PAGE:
"hundred feet more will no doubt be
pushed as rapidly as possible. The
Jflow already struck is said to be suffi
cient to supply several homes.
;;H0P GROWERS AWAIT RISE
iiXon-Mcmbei's of Independence As
If INDEPENDENCE. Or., Oct. 23. Spe
JJclal.) Several of the hopgrowers of
-thi vicinity, who are not members of
'the association, met last night in this
petty to confer with members of the
ihop association In regard to the situa
tion at tnis time. They have decided
(.finally to either withdraw their entire
Stops amounting to about 4000 bales
. from the market, or else go into the
'association, and In any case to be guid
(Jed largely by. the action of the asso-tc-iatlon.
This was the unanimous de
Jtision of all those present.
In the past week several offers have
4 'been made here for better than 11
icents. but noyne seemed inclined to
'sell at these prices.
:tax saleis $110,000
Certificates on Weyerhaeuser Prop
erty Are Purchased.
1 HOQL'IAM. Oct. 23. More than S110.-
000 In tax delinquency certificates on
limber belonging to the Weyerhaeuser
Timber Company of this county have
been sold this week. The certificates
of delinquency were taken in two lots,
one of $100,00 and the other of more
The larger purchase was made by
Thad D. Prenzel. of Icuie, Mich., and
the other by R. H. Fleet, of Montesano,
representing parties whose identity he
did not reveal. Mr. Prenzel is one of
those interested in the Neft & Prenzel
timber holdings in this county and in
other parts of the country. The NefT
& Prenzel holdings in this county alone
are said to be in the neighborhood of
Whether the purchase is made as an
Investment or is made for the Weyer
haeuser Company is unknown here, the
latter theory being advanced by some.
As an investment, delinquency certi
ficates are considered unusually good,
drawing 13 per cent if the property is
redeemed by the original owner. In
the case of the Weyerhaeuser Company
the conditions are somewhat compli
cated. The delinquency certificates
taken up were for the 1912 taxes. The
LATE ORF.GO.V PIOXEGR WAS
FOU.NDKR OF TOWX OF
John Pike Gage,
STAFFORD, Or., Oct. 23. (Spe
cial.) John Pike Gage, who died
Wednesday at the home of his
daughter in Portland, was the
founder of this town. He was a
pioneer of 1851.
The funeral was held here
Thursday, the services being; con
ducted by Masonic brethren.
Mr. Gage left six children.
company has become delinquent on a
large part of its taxes on timber in
It is not anticipated the company in
tends to let the timber go for the
taxes, the timber covered in this deal
in certificates being several townships
in the eastern and southern part of
the county, and is as good timber as
there is in this district, it is said.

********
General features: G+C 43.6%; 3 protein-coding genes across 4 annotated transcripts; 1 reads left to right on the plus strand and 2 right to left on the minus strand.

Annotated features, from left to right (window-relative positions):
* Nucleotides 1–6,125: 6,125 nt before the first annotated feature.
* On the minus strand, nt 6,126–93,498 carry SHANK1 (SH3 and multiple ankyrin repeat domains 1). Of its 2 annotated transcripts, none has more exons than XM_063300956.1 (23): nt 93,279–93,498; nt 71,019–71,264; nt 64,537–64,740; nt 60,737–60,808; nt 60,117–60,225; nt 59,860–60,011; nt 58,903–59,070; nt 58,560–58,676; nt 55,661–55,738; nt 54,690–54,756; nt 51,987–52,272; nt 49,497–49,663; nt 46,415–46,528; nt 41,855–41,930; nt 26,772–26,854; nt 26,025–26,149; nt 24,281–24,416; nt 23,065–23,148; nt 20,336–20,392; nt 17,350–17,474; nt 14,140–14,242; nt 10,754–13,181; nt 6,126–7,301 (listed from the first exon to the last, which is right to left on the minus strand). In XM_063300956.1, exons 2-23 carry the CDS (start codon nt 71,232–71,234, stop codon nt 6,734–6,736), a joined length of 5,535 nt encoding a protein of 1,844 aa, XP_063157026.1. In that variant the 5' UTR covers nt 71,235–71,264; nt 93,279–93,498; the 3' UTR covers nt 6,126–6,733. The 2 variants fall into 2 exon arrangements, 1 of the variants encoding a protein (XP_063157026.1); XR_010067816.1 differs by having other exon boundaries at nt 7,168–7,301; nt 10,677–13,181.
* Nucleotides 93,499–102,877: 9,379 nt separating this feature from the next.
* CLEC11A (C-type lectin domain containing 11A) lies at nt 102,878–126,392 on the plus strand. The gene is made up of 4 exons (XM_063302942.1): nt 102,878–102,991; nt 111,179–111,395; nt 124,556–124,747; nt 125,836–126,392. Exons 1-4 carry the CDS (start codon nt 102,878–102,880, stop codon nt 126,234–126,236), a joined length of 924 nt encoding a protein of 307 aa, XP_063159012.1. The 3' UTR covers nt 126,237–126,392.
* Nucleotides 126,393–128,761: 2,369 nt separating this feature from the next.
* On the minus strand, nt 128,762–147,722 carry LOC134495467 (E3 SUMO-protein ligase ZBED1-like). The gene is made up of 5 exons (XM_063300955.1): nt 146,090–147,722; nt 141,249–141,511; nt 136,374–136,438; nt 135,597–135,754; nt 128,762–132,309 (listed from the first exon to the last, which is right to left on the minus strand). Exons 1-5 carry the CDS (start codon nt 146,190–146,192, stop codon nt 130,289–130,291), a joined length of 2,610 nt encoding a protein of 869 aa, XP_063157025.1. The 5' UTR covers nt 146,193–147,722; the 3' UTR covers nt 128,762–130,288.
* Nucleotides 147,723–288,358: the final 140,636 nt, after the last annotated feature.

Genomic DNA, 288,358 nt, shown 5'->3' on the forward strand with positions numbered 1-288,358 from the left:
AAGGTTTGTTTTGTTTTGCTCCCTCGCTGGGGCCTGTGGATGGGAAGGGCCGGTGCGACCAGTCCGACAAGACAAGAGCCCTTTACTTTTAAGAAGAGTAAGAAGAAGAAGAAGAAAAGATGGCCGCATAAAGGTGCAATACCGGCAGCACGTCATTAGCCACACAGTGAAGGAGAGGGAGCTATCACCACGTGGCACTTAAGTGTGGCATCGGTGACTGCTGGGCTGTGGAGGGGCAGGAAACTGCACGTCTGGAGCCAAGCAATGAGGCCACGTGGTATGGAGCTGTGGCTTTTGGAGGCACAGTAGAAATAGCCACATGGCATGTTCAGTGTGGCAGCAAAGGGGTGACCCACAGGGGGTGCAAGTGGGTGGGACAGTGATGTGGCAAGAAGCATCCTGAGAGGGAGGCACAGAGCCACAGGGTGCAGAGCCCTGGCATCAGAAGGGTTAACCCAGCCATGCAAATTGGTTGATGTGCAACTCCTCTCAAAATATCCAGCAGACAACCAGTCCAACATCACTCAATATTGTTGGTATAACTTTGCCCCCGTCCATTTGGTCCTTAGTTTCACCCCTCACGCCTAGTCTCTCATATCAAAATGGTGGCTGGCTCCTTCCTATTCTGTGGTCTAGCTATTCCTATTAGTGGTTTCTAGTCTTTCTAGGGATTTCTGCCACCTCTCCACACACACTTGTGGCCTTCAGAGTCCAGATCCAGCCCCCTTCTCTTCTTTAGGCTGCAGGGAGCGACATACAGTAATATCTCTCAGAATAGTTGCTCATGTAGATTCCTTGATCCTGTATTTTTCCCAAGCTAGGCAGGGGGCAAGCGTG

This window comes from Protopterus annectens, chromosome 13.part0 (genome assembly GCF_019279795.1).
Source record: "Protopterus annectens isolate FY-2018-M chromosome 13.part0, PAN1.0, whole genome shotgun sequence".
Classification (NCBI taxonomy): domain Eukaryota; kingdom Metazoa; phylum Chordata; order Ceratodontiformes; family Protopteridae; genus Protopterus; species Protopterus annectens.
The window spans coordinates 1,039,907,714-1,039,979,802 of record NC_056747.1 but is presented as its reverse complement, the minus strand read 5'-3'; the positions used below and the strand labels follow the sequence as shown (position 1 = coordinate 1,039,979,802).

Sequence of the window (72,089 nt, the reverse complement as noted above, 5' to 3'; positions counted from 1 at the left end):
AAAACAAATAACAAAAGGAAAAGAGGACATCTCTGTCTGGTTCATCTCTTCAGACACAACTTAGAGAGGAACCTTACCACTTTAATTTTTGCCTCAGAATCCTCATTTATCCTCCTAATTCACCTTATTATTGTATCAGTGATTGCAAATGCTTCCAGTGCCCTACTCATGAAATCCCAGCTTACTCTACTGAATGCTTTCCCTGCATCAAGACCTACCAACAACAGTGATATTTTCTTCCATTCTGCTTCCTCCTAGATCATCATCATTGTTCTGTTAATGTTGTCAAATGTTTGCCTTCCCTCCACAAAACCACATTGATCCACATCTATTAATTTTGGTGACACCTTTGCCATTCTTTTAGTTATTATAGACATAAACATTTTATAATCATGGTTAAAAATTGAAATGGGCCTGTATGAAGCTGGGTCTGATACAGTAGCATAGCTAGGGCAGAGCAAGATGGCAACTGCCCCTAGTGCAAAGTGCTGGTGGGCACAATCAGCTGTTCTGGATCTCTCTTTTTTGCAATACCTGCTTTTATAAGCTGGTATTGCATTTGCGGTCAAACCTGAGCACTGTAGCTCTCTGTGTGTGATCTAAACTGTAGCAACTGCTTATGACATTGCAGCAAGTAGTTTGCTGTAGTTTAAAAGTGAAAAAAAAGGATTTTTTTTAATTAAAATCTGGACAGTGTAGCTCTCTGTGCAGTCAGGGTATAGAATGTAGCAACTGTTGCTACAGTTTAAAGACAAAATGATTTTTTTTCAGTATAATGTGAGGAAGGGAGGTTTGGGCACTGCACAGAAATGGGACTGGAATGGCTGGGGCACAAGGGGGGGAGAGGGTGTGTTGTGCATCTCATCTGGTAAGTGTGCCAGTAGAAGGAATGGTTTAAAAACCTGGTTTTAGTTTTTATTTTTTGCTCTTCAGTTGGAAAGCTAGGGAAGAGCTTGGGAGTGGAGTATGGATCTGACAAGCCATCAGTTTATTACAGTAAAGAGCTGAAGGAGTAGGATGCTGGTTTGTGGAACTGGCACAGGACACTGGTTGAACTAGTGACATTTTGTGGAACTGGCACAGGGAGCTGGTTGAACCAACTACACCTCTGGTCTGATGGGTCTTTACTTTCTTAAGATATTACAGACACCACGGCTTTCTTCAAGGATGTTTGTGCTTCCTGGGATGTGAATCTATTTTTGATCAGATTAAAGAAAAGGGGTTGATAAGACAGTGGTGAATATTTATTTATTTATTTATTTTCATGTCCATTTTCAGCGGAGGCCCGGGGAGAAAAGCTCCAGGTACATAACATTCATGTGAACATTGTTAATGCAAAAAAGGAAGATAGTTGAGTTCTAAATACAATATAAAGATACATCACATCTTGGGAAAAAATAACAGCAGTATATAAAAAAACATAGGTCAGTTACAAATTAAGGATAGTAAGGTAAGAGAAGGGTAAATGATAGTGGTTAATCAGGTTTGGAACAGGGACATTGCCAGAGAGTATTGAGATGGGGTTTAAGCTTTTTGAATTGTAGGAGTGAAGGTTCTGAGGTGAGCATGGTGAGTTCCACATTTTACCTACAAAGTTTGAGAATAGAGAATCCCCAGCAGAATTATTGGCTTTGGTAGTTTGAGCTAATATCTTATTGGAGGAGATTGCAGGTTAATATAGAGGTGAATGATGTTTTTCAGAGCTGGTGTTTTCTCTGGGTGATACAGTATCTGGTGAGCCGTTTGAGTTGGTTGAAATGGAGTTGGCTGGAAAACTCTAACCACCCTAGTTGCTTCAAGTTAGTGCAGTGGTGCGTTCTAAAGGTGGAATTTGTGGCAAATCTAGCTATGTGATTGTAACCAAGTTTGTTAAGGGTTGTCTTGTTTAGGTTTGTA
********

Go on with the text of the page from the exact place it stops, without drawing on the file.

It has been generally believed by
county officials and others that the
Weyerhaeuser Company would start
suit in the courts for reduction of
taxes, which have been allowed to go
delinquent. Thus far nothing of this
kind has been done It is pointed out
that if the company paid the taxes It
might weaken its case, and some
profess to believe the buyers have
acted for the company and that suit
will still be filed.
This is believed here toJrtTthe largest
purchase of delinquent tax certificates
ever made in the state. The 3110,000
will prove a great help to the county
ALBANY PRIMARIES GO
Al.1. AP1RA.TS TO FILE PETITIONS
Only One Party, Socialists, Will Have
Ticket in Field, Because it Doesn't
Come t'ndrr Lanr.
ALBANY, Or.. Oct. 23. (Special.)
Though the AlDany city charter con
tains provisions for a primary election
to name candidates for the municipal
elections, no primaries will be held here
for the city election this Fall. By com
mon consent the primaries will be
The saving of the expense to the city
is accomplished because no candidates
filed petitions for primary nominations.
All will wait until after the date for
the primary nominating: election and
then file the petitions.
As party candidates can be named
only in primaries, this means that all
aspirants will run as Independents. The
only party which will have a ticket In
the field will be the Socialist party,
which does not have a sufficient voting
strength to come within the provisions
of the primary law.
A Mayor, City Recorder, Chief of Po
lice, City Treasurer and one Council
man from each of the three wards are
to be i:hosen at the forthcoming elec
tion. From present indications Mayor
Curl ahd Treasurer Cusick will have
no opposition for re-election, except
from tho Socialist ticket. City Recorder
Van Tassel is not a candidate for re
election and J. S. Van Winkle and L. G.
Lewelling will be candidates for this
As usual In Albany's city elections,
the office of Chief of Police wijl be' this
most sought-for place this Fall. A.
Austin is a candidate' for re-election
and other prospective candidates are
Grift King. John Catlin. Ala B. Mar
shall. A. !. Ramsay and J. A. Wood..
IOWA DECISION MAY AFFECT ORE
GON AFTER JAXl'ARY 1.
R. I. Hutton Predicts Struatele to Keep
State Dry Vita Saloons Have